By Julia Steiny
I'm sure the ex-Congressman Patrick Kennedy had little to do with the copywriting for his new website, One Mind. But I wish he'd read it more closely. Kennedy has done great service lending his celebrity to advocating for the mentally ill in a number of ways. He's making the talk show rounds chatting up his book, A Common Struggle, about his own personal story, made fascinating in part by its star-studded cast of family members. But also, he's right on the money as to what's wrong with our mental-health non-system and our attitudes towards those suffering from mental illness.
Perhaps most importantly, his signature legislation, The Mental Health Parity and Substance Abuse Equity Act of 2008, forces insurers to consider funding treatments to an ill mind on a par with treatments to an ill body. The battle for actual parity is far from won, but Kennedy's contribution is huge.
Now, via his One Mind site, Kennedy is raising money to conduct research into brain and behavior disorders. And one of his major efforts will be to reduce stigma.
But here's a problem: click on the One Mind tab marked "The Epidemic," and there, in bold black type you find:
"Mental health affects more people than you think."
This statement reveals a misunderstanding so deep I'd bet even Kennedy might not see it. When people say "mental health," what they mean is "mental illness." Makes me nuts. What that sentence intends to say is that "Mental illness affects more people than you think." That sentence is painfully correct. But even it masks the core of a serious problem.
Like having a body, everyone has a mind. Both body and mind are in some state of health. A body might have a cold or a broken leg or lung cancer. Over the past decade, the public has become far more mindful of their physical health — their health, not their illnesses.
But what is mental health? Even concepts like "substance-abuse prevention" focus on illness. Exactly as with physical health, nurturing robust mental health would also be cheaper in the long run, would improve the quality of our lives, and oh by the way, be a huge favor to the kids. Helping children learn to be healthy by modeling good mental health habits ourselves is a two-fer — they get healthier because we're getting healthier.
People and businesses both are changing their behavior to promote and enhance existing good physical health. The fresh-food movement is now so established that McDonald's is closing more outlets than they're opening this year. Millennials prefer to bike rather than drive, improving the quality of their air while exercising. Yoga studios abound.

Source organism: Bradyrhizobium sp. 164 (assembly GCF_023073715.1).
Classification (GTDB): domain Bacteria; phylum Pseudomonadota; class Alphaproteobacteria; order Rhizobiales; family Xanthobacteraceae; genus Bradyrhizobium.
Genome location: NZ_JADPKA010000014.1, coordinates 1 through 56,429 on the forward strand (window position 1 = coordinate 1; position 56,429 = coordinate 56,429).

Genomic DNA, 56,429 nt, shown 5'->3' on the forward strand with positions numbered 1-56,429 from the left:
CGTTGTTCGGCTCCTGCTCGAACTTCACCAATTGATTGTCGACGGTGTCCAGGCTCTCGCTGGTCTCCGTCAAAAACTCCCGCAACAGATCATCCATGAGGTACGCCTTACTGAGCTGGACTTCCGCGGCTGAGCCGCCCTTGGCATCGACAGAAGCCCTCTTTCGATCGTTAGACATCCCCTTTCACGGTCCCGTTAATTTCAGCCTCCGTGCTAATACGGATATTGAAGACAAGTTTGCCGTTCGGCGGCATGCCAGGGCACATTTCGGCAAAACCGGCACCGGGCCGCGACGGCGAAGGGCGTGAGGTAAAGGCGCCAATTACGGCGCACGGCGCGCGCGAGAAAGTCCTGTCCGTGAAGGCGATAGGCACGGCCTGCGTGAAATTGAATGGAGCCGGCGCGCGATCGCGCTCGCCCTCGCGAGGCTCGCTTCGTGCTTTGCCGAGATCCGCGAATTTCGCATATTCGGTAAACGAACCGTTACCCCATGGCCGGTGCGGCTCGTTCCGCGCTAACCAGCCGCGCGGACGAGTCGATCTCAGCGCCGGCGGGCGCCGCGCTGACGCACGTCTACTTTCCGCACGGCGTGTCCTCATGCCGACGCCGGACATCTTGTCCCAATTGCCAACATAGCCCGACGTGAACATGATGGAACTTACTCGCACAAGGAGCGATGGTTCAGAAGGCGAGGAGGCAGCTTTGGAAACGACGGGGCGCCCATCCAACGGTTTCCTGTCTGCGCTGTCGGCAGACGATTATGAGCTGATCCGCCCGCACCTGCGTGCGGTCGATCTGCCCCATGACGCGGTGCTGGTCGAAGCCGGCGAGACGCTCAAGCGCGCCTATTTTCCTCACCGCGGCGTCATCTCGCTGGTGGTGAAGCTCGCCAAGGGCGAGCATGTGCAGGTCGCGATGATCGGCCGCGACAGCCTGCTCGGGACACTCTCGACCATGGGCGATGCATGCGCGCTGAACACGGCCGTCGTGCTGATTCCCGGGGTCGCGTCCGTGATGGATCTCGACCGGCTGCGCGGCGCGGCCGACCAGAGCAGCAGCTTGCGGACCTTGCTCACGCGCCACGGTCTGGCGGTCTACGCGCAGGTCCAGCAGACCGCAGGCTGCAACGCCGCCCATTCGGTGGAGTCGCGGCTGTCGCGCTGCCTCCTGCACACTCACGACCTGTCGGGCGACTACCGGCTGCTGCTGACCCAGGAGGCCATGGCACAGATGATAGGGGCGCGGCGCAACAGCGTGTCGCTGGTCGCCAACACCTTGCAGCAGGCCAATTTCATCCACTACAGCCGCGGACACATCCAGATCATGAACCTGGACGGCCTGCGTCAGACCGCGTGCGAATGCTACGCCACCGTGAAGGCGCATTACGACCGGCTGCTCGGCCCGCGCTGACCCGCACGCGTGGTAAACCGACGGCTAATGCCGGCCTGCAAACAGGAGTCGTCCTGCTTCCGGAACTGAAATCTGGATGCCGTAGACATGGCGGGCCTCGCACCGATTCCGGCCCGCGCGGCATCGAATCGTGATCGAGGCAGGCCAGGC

But I challenge you to identify the mental health equivalents of axioms like eat right, don't smoke and exercise regularly.
Google "mental health" and you will find materials on mental illness.
A researcher on TED argues that robust relationships will bring you happiness, but says nothing about mental health. Happiness is certainly an indication of health, but it might be an unreasonably high bar for describing "mental health." Resilience might be better because it implies that mentally healthy people handle adversity more effectively. The American Psychological Association has suggestions for promoting resilience, which include being hopeful and maintaining a positive self image. But what do you actually do to do that? We know how to restrict calorie intake when we're overweight.
Why the paucity of information about maintaining good mental health? Kennedy likely would argue that it starts with being utterly unable to discuss mental illness. Physical illness does not remotely carry the stigma that even, say, depression does. So Kennedy's One Mind website is right to discuss, openly, what Dr. Judith Herman calls the "unspeakable." I admire his advocacy for the mentally-ill.
But we will continue to ignore our own mental health, at our peril, if we continue to use "health" as a euphemism for "illness." From my child-oriented point of view, we'll never be able to help kids thrive until we can help them maintain and promote their own mental health.
The task is to elaborate on the whole spectrum of mental health. We need more vocabulary and images of those minor, but debilitating, habits of mind that obstruct the lives of "normal" people. Adults and kids alike need a wealth of go-to-the-gym images for the healthy end of the spectrum. Kennedy is elegantly positioned to do just that. Here's hoping he will.